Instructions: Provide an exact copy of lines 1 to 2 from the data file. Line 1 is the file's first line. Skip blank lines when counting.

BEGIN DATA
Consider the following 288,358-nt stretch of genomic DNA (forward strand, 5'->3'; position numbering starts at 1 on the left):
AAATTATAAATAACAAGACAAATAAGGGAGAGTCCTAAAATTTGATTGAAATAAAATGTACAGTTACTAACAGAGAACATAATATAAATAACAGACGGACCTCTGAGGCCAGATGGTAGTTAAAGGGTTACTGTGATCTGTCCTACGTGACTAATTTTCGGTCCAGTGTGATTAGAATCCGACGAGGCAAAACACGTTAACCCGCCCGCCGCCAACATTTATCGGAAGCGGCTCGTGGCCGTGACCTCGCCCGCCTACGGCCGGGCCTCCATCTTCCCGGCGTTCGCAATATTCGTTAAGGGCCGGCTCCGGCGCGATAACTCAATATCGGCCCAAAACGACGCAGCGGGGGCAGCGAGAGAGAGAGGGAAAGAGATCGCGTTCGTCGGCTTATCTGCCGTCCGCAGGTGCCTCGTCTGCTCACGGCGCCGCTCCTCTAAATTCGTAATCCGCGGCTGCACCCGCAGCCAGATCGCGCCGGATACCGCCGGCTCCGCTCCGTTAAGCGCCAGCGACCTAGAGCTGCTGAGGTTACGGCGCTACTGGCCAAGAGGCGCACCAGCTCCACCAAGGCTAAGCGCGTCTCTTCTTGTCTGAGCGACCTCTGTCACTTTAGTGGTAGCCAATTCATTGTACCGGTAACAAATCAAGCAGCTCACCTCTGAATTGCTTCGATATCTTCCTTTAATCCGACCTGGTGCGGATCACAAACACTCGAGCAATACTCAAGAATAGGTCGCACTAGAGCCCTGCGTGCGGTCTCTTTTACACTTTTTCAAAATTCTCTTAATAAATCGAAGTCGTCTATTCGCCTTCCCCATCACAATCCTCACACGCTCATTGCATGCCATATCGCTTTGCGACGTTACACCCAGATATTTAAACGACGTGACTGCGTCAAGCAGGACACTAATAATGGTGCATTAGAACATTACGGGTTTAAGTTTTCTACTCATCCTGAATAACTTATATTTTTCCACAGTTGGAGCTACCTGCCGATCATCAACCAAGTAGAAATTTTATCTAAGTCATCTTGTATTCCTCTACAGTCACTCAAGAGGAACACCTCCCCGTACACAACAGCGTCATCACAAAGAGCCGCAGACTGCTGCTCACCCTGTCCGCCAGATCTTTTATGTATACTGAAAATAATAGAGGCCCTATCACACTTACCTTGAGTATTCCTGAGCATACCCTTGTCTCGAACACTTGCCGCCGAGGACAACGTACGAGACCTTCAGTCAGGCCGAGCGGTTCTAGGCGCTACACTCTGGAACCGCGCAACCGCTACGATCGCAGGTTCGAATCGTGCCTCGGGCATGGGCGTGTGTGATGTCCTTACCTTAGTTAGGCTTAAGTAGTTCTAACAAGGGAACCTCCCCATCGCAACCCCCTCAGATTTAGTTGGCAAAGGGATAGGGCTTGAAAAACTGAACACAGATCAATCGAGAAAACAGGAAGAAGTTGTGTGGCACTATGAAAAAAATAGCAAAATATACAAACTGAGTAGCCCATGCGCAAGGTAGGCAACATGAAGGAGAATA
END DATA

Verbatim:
Consider the following 288,358-nt stretch of genomic DNA (forward strand, 5'->3'; position numbering starts at 1 on the left):
AAATTATAAATAACAAGACAAATAAGGGAGAGTCCTAAAATTTGATTGAAATAAAATGTACAGTTACTAACAGAGAACATAATATAAATAACAGACGGACCTCTGAGGCCAGATGGTAGTTAAAGGGTTACTGTGATCTGTCCTACGTGACTAATTTTCGGTCCAGTGTGATTAGAATCCGACGAGGCAAAACACGTTAACCCGCCCGCCGCCAACATTTATCGGAAGCGGCTCGTGGCCGTGACCTCGCCCGCCTACGGCCGGGCCTCCATCTTCCCGGCGTTCGCAATATTCGTTAAGGGCCGGCTCCGGCGCGATAACTCAATATCGGCCCAAAACGACGCAGCGGGGGCAGCGAGAGAGAGAGGGAAAGAGATCGCGTTCGTCGGCTTATCTGCCGTCCGCAGGTGCCTCGTCTGCTCACGGCGCCGCTCCTCTAAATTCGTAATCCGCGGCTGCACCCGCAGCCAGATCGCGCCGGATACCGCCGGCTCCGCTCCGTTAAGCGCCAGCGACCTAGAGCTGCTGAGGTTACGGCGCTACTGGCCAAGAGGCGCACCAGCTCCACCAAGGCTAAGCGCGTCTCTTCTTGTCTGAGCGACCTCTGTCACTTTAGTGGTAGCCAATTCATTGTACCGGTAACAAATCAAGCAGCTCACCTCTGAATTGCTTCGATATCTTCCTTTAATCCGACCTGGTGCGGATCACAAACACTCGAGCAATACTCAAGAATAGGTCGCACTAGAGCCCTGCGTGCGGTCTCTTTTACACTTTTTCAAAATTCTCTTAATAAATCGAAGTCGTCTATTCGCCTTCCCCATCACAATCCTCACACGCTCATTGCATGCCATATCGCTTTGCGACGTTACACCCAGATATTTAAACGACGTGACTGCGTCAAGCAGGACACTAATAATGGTGCATTAGAACATTACGGGTTTAAGTTTTCTACTCATCCTGAATAACTTATATTTTTCCACAGTTGGAGCTACCTGCCGATCATCAACCAAGTAGAAATTTTATCTAAGTCATCTTGTATTCCTCTACAGTCACTCAAGAGGAACACCTCCCCGTACACAACAGCGTCATCACAAAGAGCCGCAGACTGCTGCTCACCCTGTCCGCCAGATCTTTTATGTATACTGAAAATAATAGAGGCCCTATCACACTTACCTTGAGTATTCCTGAGCATACCCTTGTCTCGAACACTTGCCGCCGAGGACAACGTACGAGACCTTCAGTCAGGCCGAGCGGTTCTAGGCGCTACACTCTGGAACCGCGCAACCGCTACGATCGCAGGTTCGAATCGTGCCTCGGGCATGGGCGTGTGTGATGTCCTTACCTTAGTTAGGCTTAAGTAGTTCTAACAAGGGAACCTCCCCATCGCAACCCCCTCAGATTTAGTTGGCAAAGGGATAGGGCTTGAAAAACTGAACACAGATCAATCGAGAAAACAGGAAGAAGTTGTGTGGCACTATGAAAAAAATAGCAAAATATACAAACTGAGTAGCCCATGCGCAAGGTAGGCAACATGAAGGAGAATA